Having grown up in a household where much importance was placed on wise sayings and received wisdom, Camilla Claybourne was naturally disposed to be cynical of them. So she did not place any particular significance or dwelled fretfully on the phrase beware of what you wish for.
When she realised that her mother actually liked her new significant other, she was delighted and thought, at last. Not that it was absolutely necessary for her significant other and her mother to get on, but it undeniably made life easier. Camilla and her mother were close, with the special kind of closeness that comes with a widowed mother and an only daughter. It was a closeness that brought prickliness and friction with it, but made each party hate it when they were at odds with each other – which they sometimes were, as both Camilla and her mother, Elena, could be decidedly pig-headed.
Elena was always at pains to be polite and give the impression of tolerance and sweet reason. Archie was undeniably a lovely boy, but though she didn’t like to be rude about such matters, he’d been near the back of the queue when brains were given out, and for a very bright young woman like Camilla (Elena never actually introduced her as my daughter, the PhD, but had a way of making sure folk knew all about it) it might eventually get rather tedious. Lewis was highly intelligent, but his conversational skills – well, Elena had nothing against someone being quiet and reserved, but it would still be nice if they could talk about something apart from the weather without stuttering and blushing and fidgeting. She insisted that she set no great store by looks, after all, beauty was only skin deep and all that, but Ted – poor Ted – well he had a face so entirely lacking in character, so blobby, and of course it was only a silly superstition, but you couldn’t deny he had a weak chin. Connor on the other hand, was entirely too vain. Elena, who had a vocabulary sometimes flavoured by her taste for Regency novels, declared that he was a popinjay. She had no issues at all, none, with a man using skin care products and taking an interest in his clothes, but the man was so shallow.
Camilla determinedly took herself in hand and said that it wouldn’t be of ANY importance to her whether her mother took to Jeremy, whom everyone called Jem, or not. She couldn’t know if their relationship had legs, as her colleague Miranda put it, but she would be the one to decide. She would have preferred not to introduce him to her mother at all, but with a sigh, realised that was just not an option.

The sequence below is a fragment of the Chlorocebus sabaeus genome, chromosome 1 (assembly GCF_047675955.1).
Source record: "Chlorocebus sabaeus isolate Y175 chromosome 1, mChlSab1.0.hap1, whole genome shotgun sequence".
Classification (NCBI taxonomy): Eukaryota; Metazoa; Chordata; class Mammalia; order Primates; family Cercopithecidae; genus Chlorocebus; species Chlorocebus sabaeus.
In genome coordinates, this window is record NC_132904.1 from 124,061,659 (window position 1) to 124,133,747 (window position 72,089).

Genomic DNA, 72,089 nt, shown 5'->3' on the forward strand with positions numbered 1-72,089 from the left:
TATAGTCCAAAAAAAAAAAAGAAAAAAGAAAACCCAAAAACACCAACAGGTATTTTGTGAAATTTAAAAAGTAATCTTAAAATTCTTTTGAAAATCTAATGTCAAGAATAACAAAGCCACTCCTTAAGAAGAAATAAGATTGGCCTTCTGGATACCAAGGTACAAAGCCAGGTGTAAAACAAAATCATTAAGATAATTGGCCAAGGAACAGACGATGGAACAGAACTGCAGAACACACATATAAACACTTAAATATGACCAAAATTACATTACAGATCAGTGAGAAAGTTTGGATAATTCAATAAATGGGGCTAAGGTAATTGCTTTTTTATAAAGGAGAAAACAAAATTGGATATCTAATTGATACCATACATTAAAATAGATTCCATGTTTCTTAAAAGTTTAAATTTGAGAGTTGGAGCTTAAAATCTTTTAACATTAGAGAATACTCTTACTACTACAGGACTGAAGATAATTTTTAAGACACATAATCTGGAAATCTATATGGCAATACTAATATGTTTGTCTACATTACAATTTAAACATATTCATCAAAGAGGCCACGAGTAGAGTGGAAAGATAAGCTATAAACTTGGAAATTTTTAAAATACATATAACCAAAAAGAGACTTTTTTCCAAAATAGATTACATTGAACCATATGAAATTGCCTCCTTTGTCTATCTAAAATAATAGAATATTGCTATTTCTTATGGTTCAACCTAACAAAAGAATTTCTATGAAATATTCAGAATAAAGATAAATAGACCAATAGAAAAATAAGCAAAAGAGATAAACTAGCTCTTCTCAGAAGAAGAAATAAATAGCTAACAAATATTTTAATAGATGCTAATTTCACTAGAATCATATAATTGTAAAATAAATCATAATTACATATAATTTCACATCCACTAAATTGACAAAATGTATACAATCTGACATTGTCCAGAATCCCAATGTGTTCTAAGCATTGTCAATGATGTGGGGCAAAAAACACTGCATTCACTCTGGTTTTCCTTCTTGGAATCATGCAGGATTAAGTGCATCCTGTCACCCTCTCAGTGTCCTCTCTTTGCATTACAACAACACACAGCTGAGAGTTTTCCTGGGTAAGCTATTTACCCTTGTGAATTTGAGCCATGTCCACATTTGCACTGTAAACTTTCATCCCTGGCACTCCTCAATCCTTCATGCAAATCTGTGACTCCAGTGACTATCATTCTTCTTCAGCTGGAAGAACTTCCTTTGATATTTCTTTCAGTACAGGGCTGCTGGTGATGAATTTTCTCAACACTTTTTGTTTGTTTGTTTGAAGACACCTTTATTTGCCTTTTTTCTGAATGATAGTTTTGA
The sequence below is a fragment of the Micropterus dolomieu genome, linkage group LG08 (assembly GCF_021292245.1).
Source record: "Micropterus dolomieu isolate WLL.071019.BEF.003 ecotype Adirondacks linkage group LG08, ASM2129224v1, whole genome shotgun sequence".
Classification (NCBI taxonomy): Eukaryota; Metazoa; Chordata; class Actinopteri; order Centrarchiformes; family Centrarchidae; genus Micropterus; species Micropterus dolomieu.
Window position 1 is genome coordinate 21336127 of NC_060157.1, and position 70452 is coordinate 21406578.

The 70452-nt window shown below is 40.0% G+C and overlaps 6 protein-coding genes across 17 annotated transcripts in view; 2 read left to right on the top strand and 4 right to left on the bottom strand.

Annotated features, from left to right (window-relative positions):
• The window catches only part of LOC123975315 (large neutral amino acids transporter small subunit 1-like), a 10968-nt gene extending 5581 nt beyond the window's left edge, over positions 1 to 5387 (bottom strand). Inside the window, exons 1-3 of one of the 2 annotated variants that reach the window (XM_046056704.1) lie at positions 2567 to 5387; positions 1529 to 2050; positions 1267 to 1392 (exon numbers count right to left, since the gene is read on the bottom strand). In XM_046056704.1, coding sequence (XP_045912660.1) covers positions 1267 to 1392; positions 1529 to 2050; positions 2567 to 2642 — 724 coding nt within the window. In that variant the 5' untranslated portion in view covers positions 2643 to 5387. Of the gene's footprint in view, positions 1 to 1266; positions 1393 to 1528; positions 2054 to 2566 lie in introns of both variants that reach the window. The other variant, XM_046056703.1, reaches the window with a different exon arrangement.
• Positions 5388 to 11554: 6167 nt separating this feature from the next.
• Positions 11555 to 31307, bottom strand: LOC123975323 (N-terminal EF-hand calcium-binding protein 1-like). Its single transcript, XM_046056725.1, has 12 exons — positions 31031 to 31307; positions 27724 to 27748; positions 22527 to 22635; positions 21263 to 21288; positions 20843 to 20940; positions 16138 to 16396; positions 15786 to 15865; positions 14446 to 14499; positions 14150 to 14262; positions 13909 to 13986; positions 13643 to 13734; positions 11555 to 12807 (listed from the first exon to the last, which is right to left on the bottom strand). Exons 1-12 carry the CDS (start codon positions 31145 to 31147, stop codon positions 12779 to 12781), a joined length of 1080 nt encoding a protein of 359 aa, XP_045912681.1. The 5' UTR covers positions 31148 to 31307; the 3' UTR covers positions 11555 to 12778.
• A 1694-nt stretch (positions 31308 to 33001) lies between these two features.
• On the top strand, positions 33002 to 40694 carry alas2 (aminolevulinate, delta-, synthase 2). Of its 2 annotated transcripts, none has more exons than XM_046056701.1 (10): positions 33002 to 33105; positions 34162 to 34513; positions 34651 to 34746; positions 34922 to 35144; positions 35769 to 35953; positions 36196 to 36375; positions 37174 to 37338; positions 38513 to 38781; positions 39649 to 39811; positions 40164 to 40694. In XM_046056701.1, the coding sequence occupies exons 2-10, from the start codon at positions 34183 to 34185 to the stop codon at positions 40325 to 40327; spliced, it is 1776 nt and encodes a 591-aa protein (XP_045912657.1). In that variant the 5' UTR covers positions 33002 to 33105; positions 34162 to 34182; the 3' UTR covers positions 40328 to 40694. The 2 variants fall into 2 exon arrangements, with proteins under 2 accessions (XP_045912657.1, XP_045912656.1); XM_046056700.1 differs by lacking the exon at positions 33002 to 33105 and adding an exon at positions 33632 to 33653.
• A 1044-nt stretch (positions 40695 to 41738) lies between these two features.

And then the miracle happened. Elena didn’t even remark on the fact that Jem (who had come to teach at the same school as her) was a few years younger than Camilla, and though she went through the motions of denying it, she still tended to believe in the old fashioned idea that the man should be older than the woman. Oh, a couple of months was neither here nor there, but more than that could be tricky. When Camilla had introduced her to Ivan, who was only a year younger, she had said, lightly, “Oh, my dear, don’t you think you’re a bit young to be having a toyboy?”
As it turned out, she’d had a bit of a lucky escape with Ivan, but that wasn’t the point.
Elena was devoted to Jem from the first minute she clapped eyes on him. “Jem by name and Gem by nature,” she proclaimed (and Camilla thought it was clever the first time she heard it). “I told you, didn’t I, darling? No point to settling for second best – the right one will come along, and now he has!”
Well, the age of miracles is not yet dead, thought Camilla, who wished she could have inherited her mother’s cheekbones instead of her taste for clichés.
When she and Jem announced their engagement, Elena was delighted, and waxed lyrical over the engagement ring – a simple one; a solitaire diamond surrounded by a little ring of turquoise. “I know he’d choose right,” she said, “Nothing cheap, but nothing flashy either!”
“Well, it was our joint choice, Mother!” Camilla pointed out, and she might have been a bit huffy about it, but she was so happy that she wasn’t going to make an issue of something that didn’t matter. And come to think of it, Jem had noticed it first. He had an eye for such things.
Elena never went so far as to compare him to Goldilocks – even she had her limits – but there was no doubt she thought he was just right. He managed both to be a committed feminist and a perfect gentleman, a great conversationalist and a good listener, take an interest in his appearance without being vain, and be polite and courteous with absolute sincerity and no self-compromise.
Though neither of them was especially religious in the conventional sense, they agreed that they wanted a church wedding, and specifically, at St Jude’s church, with the wonderful stained glass windows sending their rainbow lights across the aisle.